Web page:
“This Week” is having a town hall this morning (I’m watching it now), addressing the question, “Should America fear Islam?” There are panelists on both sides of the question, including, on each side, people who lost loved ones on 9/11. One woman, Islamic, said, “America shouldn’t fear any religion. They should fear those who try to make them afraid.”

A woman who lost her pregnant daughter on 9/11 said that she can’t raise her remaining children to fear their neighbors, and that she lost her daughter and doesn’t want to now lose her country. The irony, of course, is that she fears losing her country to those who trade in the fear of losing our country (The same woman said, “I think we should not get into a discussion of whose religion has created more horror on Earth”).

A reverend who thinks that Christianity is the one truth agreed with a radical Muslim that Muslims who don’t practice Sharia law are not real Muslims. To the radical Muslim, that’s an indictment; to the reverend, it’s the justification of his hatred. Another commentator came on to say that the two, the radical Muslim and the radical Christian, are almost identical, flip sides of the same coin of intolerance and hatred.

The reverend had earlier said that he believed that Christianity was the one truth, and that Islam was a lie, and then went on to list the Islamic beliefs and history that he considers justification for his fear of Islam (Sharia law). But, of course, if we exposed Christianity to the same kind of critical examination, we would arrive at much the same kind of realization, that archaic religions fanatically adhered to today do not embrace the advances in our humanity that have transcended their former militancy. To use either of these religions (or any other) as a vehicle for the militancy that is historically embedded within it is the same crime against humanity dressed in different clothes; to use either of these religions (or any other) as a vehicle for compassion and goodwill, as a tolerant lens through which to focus a commitment to humanity, as a social force through which to do good in the world, is an admirable mission.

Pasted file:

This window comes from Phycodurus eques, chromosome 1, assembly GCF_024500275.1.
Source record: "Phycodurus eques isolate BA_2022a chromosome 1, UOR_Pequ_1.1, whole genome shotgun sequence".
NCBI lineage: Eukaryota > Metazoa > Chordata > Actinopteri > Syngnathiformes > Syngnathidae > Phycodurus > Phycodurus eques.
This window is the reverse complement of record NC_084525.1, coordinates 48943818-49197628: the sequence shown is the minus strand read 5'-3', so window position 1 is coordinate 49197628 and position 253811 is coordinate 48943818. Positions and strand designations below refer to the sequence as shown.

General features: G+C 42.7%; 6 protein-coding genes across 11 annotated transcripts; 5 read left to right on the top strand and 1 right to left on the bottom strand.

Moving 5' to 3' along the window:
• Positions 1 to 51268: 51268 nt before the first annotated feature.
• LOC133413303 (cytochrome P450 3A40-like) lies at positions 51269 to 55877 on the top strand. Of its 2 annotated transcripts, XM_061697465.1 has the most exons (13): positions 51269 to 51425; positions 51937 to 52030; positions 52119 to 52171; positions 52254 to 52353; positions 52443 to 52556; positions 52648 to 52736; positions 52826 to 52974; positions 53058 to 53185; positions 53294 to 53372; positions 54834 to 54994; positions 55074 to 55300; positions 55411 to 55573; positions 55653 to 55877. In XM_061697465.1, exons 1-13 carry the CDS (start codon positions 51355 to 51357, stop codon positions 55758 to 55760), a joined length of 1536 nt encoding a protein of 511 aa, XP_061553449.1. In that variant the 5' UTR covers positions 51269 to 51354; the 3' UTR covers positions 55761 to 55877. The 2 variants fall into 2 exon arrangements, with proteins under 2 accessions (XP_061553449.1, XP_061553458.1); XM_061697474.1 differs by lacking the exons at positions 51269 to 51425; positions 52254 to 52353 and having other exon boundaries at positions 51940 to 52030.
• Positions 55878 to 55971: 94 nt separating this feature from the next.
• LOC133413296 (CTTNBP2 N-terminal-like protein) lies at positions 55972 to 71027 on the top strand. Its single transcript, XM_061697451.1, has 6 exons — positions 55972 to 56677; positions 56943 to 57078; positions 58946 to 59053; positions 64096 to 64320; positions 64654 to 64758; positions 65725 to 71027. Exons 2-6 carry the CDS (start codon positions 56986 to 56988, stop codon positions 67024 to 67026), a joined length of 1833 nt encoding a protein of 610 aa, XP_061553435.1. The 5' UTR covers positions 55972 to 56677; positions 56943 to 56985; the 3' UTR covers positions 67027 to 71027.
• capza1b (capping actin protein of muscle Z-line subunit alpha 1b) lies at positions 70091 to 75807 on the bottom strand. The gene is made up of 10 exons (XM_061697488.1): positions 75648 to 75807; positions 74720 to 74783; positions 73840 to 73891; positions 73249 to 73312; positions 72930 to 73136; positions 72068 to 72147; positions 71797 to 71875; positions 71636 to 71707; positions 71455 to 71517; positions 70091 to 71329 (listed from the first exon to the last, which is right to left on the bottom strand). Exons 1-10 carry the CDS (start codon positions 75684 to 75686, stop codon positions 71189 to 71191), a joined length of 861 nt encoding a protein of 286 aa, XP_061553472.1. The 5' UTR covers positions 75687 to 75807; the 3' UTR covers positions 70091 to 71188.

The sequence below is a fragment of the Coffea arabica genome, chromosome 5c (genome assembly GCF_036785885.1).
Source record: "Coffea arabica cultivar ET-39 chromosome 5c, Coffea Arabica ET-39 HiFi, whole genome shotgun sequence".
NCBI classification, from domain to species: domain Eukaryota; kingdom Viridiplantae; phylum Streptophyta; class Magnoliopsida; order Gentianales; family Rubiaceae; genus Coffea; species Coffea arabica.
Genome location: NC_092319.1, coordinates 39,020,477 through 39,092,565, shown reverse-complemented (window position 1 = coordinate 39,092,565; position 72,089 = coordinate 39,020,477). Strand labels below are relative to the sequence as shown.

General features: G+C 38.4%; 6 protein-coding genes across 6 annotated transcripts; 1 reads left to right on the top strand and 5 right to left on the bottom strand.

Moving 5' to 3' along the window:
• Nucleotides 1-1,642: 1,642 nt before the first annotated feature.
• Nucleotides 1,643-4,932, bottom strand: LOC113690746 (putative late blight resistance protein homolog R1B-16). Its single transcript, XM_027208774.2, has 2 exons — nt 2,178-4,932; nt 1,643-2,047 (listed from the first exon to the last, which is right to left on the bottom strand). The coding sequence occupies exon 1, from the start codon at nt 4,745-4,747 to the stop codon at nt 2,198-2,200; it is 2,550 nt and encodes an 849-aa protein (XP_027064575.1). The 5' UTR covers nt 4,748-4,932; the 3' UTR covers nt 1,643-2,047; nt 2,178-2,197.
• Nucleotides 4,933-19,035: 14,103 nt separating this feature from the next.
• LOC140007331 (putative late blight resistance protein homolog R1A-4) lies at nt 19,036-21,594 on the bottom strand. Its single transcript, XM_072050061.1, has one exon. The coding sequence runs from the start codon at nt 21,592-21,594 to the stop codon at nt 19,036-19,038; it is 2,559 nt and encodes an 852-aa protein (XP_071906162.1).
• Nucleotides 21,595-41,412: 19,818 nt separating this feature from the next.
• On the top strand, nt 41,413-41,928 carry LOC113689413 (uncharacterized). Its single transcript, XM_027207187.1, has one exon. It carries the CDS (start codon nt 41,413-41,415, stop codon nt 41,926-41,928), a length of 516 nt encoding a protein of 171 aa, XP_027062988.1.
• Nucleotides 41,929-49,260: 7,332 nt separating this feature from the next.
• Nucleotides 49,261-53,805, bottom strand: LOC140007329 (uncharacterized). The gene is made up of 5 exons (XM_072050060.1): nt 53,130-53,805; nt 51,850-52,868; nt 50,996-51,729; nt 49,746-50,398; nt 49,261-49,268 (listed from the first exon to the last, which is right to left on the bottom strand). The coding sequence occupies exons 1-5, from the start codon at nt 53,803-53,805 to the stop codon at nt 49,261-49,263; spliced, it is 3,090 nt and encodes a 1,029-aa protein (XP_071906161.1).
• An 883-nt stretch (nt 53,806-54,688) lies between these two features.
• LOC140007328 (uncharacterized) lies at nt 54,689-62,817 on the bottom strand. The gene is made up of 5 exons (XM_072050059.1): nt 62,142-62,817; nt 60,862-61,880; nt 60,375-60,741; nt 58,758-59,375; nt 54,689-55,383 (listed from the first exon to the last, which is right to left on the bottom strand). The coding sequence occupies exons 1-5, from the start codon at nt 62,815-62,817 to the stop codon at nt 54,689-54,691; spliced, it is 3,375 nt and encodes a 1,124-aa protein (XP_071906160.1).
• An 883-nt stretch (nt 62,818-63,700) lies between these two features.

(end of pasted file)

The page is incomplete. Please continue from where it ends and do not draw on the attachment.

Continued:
An FBI agent was brought on to discuss the legitimate terrorist threats, particularly home-grown Islamic terrorism. But he emphasized that the numbers are not dramatic, that the threat of home-grown terrorism does not rise to the level of the threat of mundane violent crime in America. He did not mention what Time Magazine did in its most recent issue (see “American Terrorists in Training”:, the three-fold rise in a single year in the number of radical right-wing militias training to fight their own holy war here on American soil.

One right-winger on the panel said that Islamic law requires that loyal Muslims must lie to advance their religion, and that, therefore, he could not trust the moderate Islamic panelist’s assurance that she is a proud American committed to preserving and promoting a tolerant, peaceful society.

The debate went on to compare the relative levels of violence committed by radical Christianity and radical Islam, whether the building of the Islamic Center in Manhattan is insensitive. Right after Gary Bower insisted that Christians don’t commit acts of violence when they’re upset, a Muslim cleric told of his mosque in a non-controversial location in the heartland of America being destroyed by arson.

A debate broke out whether rising hate crimes against Muslims are real, or committed by Muslims themseves in order to exploit a fabricated victimhood. (Robert?) Spencer cited what a well-informed participant called debunked data (and cited the organizations that had debunked it, including the FBI).

The right-wing extremists on the panel and in the audience kept returning to exaggerated claims of a radicalization that every specifically and professionally informed person (including law enforcement officials) on the panel and in the audience completely debunked. The right-wing man who lost his son insisted that we cannot tolerate Islam in this country, because it is inherently radical and violent. The moderate woman who lost her daughter spoke with the voice of reason and tolerance.

You should link to the video or transcript, and watch or read the whole thing, for the all of it, but most of all for Daisy’s brilliant contribution. Here are two (not necessarily the best) examples: “I believe that in this nation we hold people accountable for crimes after they commit them, and not before.” “They could be sensitive and move the mosque farther away from ground zero; how far away is far enough?”

At the close of the panel discussion, the wife of the Imam behind the cultural center was asked “should you move the center?” She answered, “No. I think American values should prevail.”

So do I.

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